The last step is to go into the alley to find some free wood to keep the soil in.  It’s not very pretty yet, but for now it does the trick. I’ll keep adding to the layers to the garden until the weather cooperates enough to put seeds and plants in the soil.

DIY plants

But wait! There’s more!!  I also decided that I was going to grow plants from non-gmo (!) seeds, and some of them need to be started inside.  The actual plant light systems are quite expensive, but not when you attach a $25 light to a coffee table turned entertainment unit that you found in an alley. I have only started onions, leeks and flowers so far, and once they sprout I’ll put them up closer to the light.  Hurray for self-sufficiency… well it’s a start… Until I figure out how to gentically modify onions to produce all lifes necessities!  But until then, it’s back to writing…

I Dairy You to try this…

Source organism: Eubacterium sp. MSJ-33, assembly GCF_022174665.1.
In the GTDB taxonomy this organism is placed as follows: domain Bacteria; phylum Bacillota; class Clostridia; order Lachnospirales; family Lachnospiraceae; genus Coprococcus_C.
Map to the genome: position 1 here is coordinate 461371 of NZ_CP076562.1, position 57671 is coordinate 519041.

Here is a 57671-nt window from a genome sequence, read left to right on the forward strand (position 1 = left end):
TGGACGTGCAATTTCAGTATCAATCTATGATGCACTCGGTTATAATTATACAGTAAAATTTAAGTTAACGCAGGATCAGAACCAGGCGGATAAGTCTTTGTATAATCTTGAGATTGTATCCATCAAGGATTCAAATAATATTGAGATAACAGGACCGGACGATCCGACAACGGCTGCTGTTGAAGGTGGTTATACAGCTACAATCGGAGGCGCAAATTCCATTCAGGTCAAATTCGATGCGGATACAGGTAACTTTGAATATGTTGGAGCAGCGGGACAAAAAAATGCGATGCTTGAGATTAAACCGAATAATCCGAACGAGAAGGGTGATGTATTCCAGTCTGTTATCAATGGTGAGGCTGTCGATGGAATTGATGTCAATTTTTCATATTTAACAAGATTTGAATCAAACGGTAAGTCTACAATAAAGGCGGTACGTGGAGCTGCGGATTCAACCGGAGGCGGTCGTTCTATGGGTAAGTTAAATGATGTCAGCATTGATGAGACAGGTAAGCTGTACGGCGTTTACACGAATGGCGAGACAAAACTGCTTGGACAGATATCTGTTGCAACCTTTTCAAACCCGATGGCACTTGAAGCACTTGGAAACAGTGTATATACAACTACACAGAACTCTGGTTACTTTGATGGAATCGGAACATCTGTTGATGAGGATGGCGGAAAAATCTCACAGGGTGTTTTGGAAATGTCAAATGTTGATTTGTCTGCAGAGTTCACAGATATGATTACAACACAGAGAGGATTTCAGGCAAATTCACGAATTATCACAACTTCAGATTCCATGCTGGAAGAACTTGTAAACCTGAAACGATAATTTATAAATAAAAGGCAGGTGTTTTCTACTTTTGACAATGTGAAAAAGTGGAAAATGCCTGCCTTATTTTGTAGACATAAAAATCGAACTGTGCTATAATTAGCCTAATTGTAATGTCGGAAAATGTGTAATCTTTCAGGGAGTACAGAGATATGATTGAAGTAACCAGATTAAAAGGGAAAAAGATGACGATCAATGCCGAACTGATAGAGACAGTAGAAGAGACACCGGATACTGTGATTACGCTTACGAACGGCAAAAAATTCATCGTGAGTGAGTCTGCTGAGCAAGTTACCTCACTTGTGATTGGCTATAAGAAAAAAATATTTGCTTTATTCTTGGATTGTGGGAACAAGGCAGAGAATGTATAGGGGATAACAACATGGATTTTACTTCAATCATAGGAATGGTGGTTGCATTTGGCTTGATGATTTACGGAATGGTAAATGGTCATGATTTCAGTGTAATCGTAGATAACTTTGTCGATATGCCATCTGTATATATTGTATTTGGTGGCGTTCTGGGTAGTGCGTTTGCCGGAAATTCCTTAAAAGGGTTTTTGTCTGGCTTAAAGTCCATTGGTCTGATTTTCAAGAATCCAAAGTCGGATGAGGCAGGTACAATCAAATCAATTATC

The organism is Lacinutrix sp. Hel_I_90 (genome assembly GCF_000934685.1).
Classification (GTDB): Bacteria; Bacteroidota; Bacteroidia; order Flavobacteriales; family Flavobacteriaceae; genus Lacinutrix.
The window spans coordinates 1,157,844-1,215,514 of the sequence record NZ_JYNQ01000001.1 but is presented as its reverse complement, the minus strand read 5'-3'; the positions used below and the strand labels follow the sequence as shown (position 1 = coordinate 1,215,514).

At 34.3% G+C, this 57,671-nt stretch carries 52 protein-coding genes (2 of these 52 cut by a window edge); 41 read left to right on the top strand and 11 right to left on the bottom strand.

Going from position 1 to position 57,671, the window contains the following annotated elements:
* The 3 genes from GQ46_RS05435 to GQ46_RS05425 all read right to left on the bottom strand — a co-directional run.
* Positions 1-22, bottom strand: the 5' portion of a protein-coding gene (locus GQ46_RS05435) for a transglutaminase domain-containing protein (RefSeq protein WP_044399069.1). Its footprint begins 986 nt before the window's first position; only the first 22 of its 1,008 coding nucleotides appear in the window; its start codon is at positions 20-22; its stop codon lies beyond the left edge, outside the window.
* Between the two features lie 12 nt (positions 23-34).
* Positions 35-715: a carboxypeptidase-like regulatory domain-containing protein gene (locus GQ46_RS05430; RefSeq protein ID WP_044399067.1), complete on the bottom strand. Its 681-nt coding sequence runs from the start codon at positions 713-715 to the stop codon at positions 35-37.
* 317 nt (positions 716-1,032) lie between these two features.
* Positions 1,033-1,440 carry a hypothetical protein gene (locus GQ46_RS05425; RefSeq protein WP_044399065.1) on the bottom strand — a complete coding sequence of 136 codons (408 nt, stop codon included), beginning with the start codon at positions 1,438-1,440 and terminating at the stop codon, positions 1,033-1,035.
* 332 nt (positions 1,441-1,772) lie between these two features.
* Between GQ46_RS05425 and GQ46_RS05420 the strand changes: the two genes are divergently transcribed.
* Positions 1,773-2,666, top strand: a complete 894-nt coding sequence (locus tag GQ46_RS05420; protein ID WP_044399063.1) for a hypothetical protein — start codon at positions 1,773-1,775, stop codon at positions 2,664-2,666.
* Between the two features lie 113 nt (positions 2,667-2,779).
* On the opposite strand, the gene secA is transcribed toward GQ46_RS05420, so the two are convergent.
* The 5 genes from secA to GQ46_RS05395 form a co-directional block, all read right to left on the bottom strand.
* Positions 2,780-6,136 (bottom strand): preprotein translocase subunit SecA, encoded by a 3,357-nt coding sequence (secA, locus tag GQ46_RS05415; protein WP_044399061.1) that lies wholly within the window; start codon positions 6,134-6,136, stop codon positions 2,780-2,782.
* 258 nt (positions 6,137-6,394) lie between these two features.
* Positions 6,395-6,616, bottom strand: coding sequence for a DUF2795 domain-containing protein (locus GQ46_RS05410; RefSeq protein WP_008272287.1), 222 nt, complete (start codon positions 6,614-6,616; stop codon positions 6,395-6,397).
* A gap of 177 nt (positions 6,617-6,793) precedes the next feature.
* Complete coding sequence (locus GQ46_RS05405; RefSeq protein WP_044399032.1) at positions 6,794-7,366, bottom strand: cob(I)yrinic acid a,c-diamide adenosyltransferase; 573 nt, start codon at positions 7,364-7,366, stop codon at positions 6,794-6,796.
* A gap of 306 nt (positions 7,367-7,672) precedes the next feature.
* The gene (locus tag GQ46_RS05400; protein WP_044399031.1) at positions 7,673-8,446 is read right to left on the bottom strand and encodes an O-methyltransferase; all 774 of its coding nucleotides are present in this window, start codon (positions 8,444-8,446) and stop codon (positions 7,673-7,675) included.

You know what kinds of foods are made with dairy?  The BEST kinds.  Next to cheese, which I may or may not treat more like a condiment, yogourt is my favourite kind.  Lately, the yogourt aisle has been giving me that same overwhelmed feeling of when I’m in the automotive department trying to figure out what type of engine oil I need..  In the later case I usually just pick one that’s on sale.  With yogourt, I have specific criteria.  I want 3 ingredients (Milk, skim milk powder and bacterial culture).  That’s it.  No flavours, no sweeteners, no modified ingredients, and none of this no or low-fat business.  Just give me the good stuff.  For some reason, the good stuff is almost non-existent and almost never on sale.  At $4 / tub, and 2 yogourt lovers in the house, this puts a serious dent in my grocery budget.